Louisiana tracking new tropical system while still reeling from Ida

Gov. Edwards preparing for possibility of second emergency

By: - September 4, 2021 7:03 pm
Louisiana tracks new tropical system while still reeling from Ida

The National Hurricane Center is monitoring a new tropical system forming over the Yucatan Peninsula that forecasters say could affect Louisiana; Sept. 4, 2021. (NOAA GOES-East image)

More than 718,000 homes and businesses in Louisiana were still without electricity Saturday, six days after Hurricane Ida made landfall, and Gov. John Bel Edwards warned the state about another tropical system currently forming in the Gulf of Mexico.

In a news conference Saturday, Edwards said his administration was briefed earlier by the National Weather Service about a tropical system forming over the Yucatan Peninsula in Mexico’s Bay of Campeche. The National Hurricane Center is tracking the system, which as of Saturday afternoon, had a less than 40% chance of cyclone development over the next 48 hours. 

However, the weather service is predicting the tropical system will move north toward Louisiana, possibly reaching the state by the end of next week, Edwards said. 

“It is moving into the Central Gulf, and it’s going to come close to Louisiana,” Edwards said. “At this point, I’m not trying to be an alarmist. They’re not necessarily predicting that it’s going to strengthen into a hurricane, but they obviously cannot rule that out either.”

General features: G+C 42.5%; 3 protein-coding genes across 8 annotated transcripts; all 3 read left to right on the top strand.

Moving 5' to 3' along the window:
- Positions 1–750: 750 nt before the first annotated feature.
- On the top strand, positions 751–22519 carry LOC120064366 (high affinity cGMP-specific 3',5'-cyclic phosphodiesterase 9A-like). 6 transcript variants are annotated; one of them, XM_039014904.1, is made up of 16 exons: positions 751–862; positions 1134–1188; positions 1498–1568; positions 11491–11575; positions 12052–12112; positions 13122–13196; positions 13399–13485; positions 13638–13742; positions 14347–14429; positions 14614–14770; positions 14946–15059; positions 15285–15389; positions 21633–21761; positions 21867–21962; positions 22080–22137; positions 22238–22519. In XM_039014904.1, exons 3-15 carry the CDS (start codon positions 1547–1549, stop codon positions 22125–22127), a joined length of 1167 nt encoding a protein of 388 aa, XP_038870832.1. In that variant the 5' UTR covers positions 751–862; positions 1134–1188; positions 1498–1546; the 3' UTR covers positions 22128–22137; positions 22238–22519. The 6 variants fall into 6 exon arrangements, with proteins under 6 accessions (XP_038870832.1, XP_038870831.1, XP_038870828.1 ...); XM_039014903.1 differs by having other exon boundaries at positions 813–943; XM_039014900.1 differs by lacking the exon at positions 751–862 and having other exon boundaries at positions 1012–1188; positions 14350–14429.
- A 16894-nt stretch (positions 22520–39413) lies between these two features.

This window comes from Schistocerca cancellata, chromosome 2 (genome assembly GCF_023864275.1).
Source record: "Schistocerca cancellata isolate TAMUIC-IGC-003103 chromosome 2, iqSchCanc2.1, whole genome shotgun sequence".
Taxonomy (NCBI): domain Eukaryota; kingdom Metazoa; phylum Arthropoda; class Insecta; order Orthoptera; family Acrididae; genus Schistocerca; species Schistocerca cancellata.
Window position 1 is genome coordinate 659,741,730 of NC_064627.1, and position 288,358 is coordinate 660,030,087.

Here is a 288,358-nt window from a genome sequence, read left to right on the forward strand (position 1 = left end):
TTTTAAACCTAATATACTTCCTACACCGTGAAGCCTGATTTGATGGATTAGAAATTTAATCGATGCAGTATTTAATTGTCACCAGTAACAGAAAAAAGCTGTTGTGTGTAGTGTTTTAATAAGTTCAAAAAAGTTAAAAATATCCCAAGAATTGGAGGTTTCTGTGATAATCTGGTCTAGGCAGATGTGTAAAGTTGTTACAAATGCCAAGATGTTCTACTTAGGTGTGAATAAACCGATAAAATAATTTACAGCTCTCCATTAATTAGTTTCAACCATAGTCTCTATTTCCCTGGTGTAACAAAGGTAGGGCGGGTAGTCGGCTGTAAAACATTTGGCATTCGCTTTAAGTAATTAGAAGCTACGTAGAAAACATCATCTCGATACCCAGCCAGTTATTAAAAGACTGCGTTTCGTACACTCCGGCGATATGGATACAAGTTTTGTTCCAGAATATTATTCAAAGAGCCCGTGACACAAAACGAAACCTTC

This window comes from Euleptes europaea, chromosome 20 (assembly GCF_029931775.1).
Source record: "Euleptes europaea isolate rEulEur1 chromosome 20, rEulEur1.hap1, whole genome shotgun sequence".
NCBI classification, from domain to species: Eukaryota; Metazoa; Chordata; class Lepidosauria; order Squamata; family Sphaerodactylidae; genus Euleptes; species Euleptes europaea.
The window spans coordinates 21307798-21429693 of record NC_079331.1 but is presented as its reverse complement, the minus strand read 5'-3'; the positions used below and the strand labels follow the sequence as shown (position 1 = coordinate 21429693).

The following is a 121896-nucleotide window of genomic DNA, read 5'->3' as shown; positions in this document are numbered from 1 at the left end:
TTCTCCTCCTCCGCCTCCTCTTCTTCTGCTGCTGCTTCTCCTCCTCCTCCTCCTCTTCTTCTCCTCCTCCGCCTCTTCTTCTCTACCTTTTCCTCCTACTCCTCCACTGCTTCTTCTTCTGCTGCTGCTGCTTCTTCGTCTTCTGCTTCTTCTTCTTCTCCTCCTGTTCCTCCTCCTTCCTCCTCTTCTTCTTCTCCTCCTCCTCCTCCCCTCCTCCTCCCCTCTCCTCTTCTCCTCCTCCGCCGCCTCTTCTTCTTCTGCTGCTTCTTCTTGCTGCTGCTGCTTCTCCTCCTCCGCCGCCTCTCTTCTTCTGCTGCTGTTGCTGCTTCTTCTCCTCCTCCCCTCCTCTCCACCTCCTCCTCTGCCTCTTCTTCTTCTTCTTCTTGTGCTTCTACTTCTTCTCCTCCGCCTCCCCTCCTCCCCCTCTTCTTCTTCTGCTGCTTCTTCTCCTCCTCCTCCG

Though recovery efforts have started speeding up in Southeast Louisiana, 3,246 people were living in emergency shelters as of Saturday, areas are still saturated from Ida’s storm surge and stubborn floodwaters, and the majority of victims are still without electricity. The threat of another storm, even a relatively weak system, is reminiscent of the back-to-back hurricanes — Laura and Delta — that slammed the St. Charles area just over a month apart last year, the governor said.

“Even if it visits our area as a tropical storm, we are in no condition to receive that much rainfall,” Edwards said.

He urged residents to do everything they can to prepare and pay attention to their local officials, particularly with regards to when evacuees should plan to return home.